Megan Brandsrud

The Romani, or Roma, population has an extensive history in Europe, dating back to the 13th century. Today, with more than 10 million people, the Roma population is recognized as one of the European Union’s largest minority groups. Roma people often face discrimination and poverty, and Roma settlements typically lack important infrastructures such as healthcare, education and transportation.

Today, April 8, is International Roma Day. It is a day to celebrate the rich culture of the Roma people, to raise awareness about the difficulties facing Roma people and to fight for justice.

Lutheran Disaster Response, in partnership with Ecumenical Humanitarian Organization (EHO), has been working hand-in-hand with Roma people since May 2014, when a cyclone hit Serbia and many Roma villages were severely affected by landslides and flooding. We initially helped provide immediate relief resources, and we are now working in the communities on home rehabilitation and livelihood development.

While several Roma settlements were impacted by the cyclone in 2014 in Serbia, Roma people are often marginalized and live in areas that are difficult to travel around, so they received little assistance. Lutheran Disaster Response is committed to working with people who are most vulnerable to disasters, and we are pleased to be working with Roma people in Serbia to rebuild villages and increase capacity and resiliency.

In honor of International Roma Day, here is a story from EHO of a family we have worked with following the 2014 cyclone and flooding in Serbia.

Husband and wife S.J. (60) and N.J. (59), both disabled, lived in an apartment without electricity for 10 years. After that, they were given accommodation in shelters composed of a single room and bathroom, but they now had electricity and so were happy with the move. The shelters were in the village of Veliki Crljeni, 12km from the town of Lazarevac, and functioned as accommodation for socially vulnerable families, provided by the town authorities and the Kolubara power company.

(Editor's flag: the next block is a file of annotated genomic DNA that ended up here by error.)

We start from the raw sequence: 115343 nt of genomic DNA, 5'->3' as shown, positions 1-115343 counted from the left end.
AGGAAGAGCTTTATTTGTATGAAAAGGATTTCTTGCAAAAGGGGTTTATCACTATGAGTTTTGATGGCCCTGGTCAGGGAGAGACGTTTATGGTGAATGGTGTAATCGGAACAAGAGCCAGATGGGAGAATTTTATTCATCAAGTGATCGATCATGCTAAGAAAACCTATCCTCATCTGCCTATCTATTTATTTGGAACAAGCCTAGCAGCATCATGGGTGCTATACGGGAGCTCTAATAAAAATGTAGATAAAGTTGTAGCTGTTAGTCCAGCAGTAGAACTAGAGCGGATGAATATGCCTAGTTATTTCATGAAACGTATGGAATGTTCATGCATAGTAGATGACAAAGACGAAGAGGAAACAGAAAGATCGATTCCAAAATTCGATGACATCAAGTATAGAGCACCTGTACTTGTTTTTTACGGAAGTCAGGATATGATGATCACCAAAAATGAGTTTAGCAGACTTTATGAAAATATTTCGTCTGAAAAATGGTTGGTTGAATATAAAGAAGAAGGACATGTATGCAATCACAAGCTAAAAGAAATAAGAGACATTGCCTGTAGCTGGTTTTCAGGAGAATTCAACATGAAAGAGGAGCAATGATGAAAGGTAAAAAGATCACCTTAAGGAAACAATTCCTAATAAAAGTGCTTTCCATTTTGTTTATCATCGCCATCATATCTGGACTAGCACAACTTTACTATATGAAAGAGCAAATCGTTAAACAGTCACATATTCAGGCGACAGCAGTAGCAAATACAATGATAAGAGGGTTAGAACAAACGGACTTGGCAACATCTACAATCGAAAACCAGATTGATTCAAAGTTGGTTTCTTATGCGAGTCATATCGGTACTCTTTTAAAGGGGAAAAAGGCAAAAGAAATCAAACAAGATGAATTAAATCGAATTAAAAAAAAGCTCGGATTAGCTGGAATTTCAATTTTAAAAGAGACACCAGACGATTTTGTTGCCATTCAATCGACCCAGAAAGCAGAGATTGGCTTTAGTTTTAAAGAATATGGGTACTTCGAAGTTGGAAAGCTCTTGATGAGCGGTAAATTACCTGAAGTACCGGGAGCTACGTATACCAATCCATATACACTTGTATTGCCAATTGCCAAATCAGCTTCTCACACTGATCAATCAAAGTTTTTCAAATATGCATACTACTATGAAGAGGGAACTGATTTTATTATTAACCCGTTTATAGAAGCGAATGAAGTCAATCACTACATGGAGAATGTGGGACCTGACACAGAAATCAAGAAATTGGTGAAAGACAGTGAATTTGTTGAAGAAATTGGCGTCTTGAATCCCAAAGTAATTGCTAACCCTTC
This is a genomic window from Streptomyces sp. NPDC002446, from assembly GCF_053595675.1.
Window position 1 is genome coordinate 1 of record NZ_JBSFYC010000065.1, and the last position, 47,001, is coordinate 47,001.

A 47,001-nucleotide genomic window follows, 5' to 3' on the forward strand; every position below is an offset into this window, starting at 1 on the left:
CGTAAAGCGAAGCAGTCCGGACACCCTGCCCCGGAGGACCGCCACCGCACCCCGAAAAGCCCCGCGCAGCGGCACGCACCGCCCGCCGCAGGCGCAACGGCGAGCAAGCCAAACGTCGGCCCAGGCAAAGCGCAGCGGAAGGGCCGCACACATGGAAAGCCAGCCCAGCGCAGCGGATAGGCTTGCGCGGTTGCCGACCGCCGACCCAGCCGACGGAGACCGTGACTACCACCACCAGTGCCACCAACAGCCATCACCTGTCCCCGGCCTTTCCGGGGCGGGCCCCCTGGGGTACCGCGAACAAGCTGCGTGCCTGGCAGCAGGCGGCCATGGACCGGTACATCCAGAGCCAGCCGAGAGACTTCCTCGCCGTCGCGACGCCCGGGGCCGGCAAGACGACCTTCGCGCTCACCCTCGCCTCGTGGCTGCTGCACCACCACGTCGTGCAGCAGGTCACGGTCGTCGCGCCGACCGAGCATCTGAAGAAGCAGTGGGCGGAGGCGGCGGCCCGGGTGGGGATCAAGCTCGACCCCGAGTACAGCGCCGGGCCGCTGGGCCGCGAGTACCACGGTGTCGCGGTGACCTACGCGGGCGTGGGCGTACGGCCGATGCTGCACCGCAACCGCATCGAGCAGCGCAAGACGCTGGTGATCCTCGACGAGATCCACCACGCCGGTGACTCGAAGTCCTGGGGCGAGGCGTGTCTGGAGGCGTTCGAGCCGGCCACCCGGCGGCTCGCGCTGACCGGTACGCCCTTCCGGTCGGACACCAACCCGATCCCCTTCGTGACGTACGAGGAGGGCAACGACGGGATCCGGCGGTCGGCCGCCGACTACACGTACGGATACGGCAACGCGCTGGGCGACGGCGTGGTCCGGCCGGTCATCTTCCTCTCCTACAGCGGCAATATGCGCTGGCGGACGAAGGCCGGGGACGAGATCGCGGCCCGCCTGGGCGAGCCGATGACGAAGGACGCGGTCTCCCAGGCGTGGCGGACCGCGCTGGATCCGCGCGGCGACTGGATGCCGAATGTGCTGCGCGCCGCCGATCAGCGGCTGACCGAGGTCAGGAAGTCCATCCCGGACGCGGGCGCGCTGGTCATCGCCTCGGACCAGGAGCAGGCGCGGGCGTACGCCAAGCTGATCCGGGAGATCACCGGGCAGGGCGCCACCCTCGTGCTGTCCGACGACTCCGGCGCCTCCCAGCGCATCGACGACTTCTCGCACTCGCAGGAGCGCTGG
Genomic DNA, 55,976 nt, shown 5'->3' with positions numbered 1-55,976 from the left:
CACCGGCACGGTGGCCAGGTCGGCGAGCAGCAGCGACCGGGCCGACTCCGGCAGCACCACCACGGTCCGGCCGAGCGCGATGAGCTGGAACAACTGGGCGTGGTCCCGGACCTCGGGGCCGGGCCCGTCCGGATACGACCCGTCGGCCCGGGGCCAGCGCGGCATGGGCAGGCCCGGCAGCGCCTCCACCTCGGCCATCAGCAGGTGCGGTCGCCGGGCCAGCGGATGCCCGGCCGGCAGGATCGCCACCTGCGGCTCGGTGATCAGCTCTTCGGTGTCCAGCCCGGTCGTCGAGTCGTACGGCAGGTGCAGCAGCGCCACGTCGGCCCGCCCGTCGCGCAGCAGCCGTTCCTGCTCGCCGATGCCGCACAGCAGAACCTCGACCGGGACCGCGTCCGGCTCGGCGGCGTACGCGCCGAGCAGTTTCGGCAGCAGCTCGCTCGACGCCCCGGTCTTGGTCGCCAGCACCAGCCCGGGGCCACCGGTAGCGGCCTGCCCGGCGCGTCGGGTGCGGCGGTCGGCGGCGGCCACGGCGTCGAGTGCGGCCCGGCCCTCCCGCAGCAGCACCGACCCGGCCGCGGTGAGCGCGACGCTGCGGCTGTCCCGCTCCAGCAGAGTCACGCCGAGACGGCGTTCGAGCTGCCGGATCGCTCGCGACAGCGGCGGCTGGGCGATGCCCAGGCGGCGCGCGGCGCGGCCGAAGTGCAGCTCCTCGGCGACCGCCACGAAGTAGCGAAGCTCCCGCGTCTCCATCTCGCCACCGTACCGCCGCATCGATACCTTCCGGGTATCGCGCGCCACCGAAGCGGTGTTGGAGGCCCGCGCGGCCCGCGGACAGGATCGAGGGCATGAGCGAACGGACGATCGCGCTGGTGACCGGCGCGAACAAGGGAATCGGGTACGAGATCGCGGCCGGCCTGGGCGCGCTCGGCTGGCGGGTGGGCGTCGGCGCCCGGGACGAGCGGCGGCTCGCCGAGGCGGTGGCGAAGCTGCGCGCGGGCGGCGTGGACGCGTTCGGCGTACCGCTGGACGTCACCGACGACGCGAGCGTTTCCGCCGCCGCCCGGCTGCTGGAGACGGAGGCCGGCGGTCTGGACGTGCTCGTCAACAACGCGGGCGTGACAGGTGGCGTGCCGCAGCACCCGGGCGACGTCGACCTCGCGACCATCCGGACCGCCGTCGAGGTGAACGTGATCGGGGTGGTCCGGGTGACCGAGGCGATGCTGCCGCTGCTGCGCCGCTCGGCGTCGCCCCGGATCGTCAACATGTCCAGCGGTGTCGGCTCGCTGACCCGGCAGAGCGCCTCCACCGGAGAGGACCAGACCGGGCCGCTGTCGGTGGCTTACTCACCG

That May morning, when the waters began to advance, N.J. was woken by neighbours. Her husband S.J. is hard of hearing and she needs crutches to get around, so they barely had time to take a bag with their documents and medicines and get out. The water was already coming into the apartment.  They managed to get out with the neighbours at the last minute and flee to a nearby hill in the direction of the school, where they were accommodated temporarily.

roma family

Pictured: S.J. and N.J. stand in front of their temporary shelter where they now live after flooding in May 2014 damaged their home.

After a couple of days, the police and fire service transferred them to the sports centre, and they lived in a sports hall for almost six months. Now they are in temporary accommodation again, in different shelters, awaiting a more permanent solution. 

With Ecumenical Humanitarian Organization, we provided the family a stove so that they could cook and have means to warm their home while they stay in the temporary shelter. The cyclone and flooding in Serbia occurred almost one year ago, but there is still a lot of recovery and rebuilding that is needed. We will continue to work alongside the Roma population as they navigate this process.

We ask that you hold the Roma people in your prayers today and every day – pray that their culture is shared through stories and actions of reconciliation and justice.